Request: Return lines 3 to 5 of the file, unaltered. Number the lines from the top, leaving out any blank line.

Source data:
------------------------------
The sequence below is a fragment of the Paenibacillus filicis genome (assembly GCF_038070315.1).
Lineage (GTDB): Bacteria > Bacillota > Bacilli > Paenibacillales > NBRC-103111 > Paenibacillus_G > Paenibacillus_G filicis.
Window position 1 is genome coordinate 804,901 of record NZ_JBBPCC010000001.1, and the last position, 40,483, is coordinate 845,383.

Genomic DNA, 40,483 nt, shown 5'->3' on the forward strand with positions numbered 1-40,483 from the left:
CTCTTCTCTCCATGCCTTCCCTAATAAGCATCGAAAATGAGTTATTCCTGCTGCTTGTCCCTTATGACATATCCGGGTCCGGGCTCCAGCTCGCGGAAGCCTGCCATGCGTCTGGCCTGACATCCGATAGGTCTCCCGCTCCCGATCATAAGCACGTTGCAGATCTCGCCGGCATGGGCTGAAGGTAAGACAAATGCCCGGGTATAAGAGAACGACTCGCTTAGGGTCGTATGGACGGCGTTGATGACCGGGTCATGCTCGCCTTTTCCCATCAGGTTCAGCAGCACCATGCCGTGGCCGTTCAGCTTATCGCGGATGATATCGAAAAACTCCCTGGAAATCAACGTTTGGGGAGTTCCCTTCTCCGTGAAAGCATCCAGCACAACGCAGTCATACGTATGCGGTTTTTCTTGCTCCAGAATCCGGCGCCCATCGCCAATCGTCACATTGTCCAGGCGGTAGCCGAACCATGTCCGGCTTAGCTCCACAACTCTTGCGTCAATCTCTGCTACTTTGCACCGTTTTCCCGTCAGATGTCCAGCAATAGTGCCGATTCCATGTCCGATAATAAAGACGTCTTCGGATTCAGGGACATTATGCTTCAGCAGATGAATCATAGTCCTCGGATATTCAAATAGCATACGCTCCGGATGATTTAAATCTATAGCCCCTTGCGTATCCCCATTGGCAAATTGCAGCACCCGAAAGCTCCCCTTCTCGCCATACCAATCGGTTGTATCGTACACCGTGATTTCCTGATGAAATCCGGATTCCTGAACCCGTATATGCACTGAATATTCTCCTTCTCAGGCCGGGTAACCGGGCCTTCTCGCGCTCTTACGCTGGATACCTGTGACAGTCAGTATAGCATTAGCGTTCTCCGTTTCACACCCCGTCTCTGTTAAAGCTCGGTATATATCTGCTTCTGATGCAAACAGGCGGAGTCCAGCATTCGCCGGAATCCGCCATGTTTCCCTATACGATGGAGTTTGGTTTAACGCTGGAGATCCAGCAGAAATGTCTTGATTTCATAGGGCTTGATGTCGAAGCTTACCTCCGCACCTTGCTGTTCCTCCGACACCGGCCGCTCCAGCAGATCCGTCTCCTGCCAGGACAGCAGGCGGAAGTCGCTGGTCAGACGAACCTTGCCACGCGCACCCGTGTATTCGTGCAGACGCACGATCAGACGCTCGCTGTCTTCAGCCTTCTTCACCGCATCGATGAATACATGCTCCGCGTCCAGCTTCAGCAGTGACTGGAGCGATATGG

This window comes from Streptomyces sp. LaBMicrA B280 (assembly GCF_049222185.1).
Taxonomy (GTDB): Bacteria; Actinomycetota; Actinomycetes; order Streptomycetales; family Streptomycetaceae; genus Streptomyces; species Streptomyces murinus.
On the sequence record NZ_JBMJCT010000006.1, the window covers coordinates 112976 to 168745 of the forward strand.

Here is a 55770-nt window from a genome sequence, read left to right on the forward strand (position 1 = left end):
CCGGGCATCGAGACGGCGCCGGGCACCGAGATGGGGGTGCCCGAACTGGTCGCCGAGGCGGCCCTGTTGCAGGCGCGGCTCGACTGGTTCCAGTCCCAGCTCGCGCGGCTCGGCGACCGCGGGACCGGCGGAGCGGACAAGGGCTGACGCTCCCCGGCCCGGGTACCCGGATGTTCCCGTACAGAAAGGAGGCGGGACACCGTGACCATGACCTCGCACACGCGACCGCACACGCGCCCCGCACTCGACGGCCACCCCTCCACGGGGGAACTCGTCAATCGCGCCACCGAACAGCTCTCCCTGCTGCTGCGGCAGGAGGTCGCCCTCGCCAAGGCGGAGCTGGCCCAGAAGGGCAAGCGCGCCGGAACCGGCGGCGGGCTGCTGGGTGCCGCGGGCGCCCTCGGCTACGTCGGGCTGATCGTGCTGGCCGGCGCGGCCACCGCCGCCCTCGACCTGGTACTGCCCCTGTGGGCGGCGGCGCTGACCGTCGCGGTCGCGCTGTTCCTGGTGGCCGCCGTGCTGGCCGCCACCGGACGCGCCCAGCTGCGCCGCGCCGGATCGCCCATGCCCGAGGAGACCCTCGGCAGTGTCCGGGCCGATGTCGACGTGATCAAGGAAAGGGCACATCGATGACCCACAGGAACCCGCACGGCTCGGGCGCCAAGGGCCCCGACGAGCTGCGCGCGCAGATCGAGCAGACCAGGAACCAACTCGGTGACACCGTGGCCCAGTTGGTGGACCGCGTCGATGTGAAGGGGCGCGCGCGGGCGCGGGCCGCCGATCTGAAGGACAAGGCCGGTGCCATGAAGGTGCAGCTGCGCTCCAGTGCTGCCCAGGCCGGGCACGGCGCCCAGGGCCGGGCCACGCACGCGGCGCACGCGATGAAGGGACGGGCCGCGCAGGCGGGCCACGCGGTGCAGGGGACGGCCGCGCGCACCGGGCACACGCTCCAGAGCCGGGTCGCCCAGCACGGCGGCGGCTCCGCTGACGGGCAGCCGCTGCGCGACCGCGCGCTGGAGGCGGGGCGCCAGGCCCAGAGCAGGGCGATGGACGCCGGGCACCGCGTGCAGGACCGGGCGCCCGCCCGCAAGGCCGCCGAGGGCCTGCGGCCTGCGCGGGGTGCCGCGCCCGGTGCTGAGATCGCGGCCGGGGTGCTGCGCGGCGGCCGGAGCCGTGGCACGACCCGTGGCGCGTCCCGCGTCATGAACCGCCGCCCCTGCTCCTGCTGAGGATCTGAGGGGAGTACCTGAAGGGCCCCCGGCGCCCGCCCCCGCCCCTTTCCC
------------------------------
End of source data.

Window position 1 is genome coordinate 804,901 of record NZ_JBBPCC010000001.1, and the last position, 40,483, is coordinate 845,383.

Genomic DNA, 40,483 nt, shown 5'->3' on the forward strand with positions numbered 1-40,483 from the left:
CTCTTCTCTCCATGCCTTCCCTAATAAGCATCGAAAATGAGTTATTCCTGCTGCTTGTCCCTTATGACATATCCGGGTCCGGGCTCCAGCTCGCGGAAGCCTGCCATGCGTCTGGCCTGACATCCGATAGGTCTCCCGCTCCCGATCATAAGCACGTTGCAGATCTCGCCGGCATGGGCTGAAGGTAAGACAAATGCCCGGGTATAAGAGAACGACTCGCTTAGGGTCGTATGGACGGCGTTGATGACCGGGTCATGCTCGCCTTTTCCCATCAGGTTCAGCAGCACCATGCCGTGGCCGTTCAGCTTATCGCGGATGATATCGAAAAACTCCCTGGAAATCAACGTTTGGGGAGTTCCCTTCTCCGTGAAAGCATCCAGCACAACGCAGTCATACGTATGCGGTTTTTCTTGCTCCAGAATCCGGCGCCCATCGCCAATCGTCACATTGTCCAGGCGGTAGCCGAACCATGTCCGGCTTAGCTCCACAACTCTTGCGTCAATCTCTGCTACTTTGCACCGTTTTCCCGTCAGATGTCCAGCAATAGTGCCGATTCCATGTCCGATAATAAAGACGTCTTCGGATTCAGGGACATTATGCTTCAGCAGATGAATCATAGTCCTCGGATATTCAAATAGCATACGCTCCGGATGATTTAAATCTATAGCCCCTTGCGTATCCCCATTGGCAAATTGCAGCACCCGAAAGCTCCCCTTCTCGCCATACCAATCGGTTGTATCGTACACCGTGATTTCCTGATGAAATCCGGATTCCTGAACCCGTATATGCACTGAATATTCTCCTTCTCAGGCCGGGTAACCGGGCCTTCTCGCGCTCTTACGCTGGATACCTGTGACAGTCAGTATAGCATTAGCGTTCTCCGTTTCACACCCCGTCTCTGTTAAAGCTCGGTATATATCTGCTTCTGATGCAAACAGGCGGAGTCCAGCATTCGCCGGAATCCGCCATGTTTCCCTATACGATGGAGTTTGGTTTAACGCTGGAGATCCAGCAGAAATGTCTTGATTTCATAGGGCTTGATGTCGAAGCTTACCTCCGCACCTTGCTGTTCCTCCGACACCGGCCGCTCCAGCAGATCCGTCTCCTGCCAGGACAGCAGGCGGAAGTCGCTGGTCAGACGAACCTTGCCACGCGCACCCGTGTATTCGTGCAGACGCACGATCAGACGCTCGCTGTCTTCAGCCTTCTTCACCGCATCGATGAATACATGCTCCGCGTCCAGCTTCAGCAGTGACTGGAGCGATATGG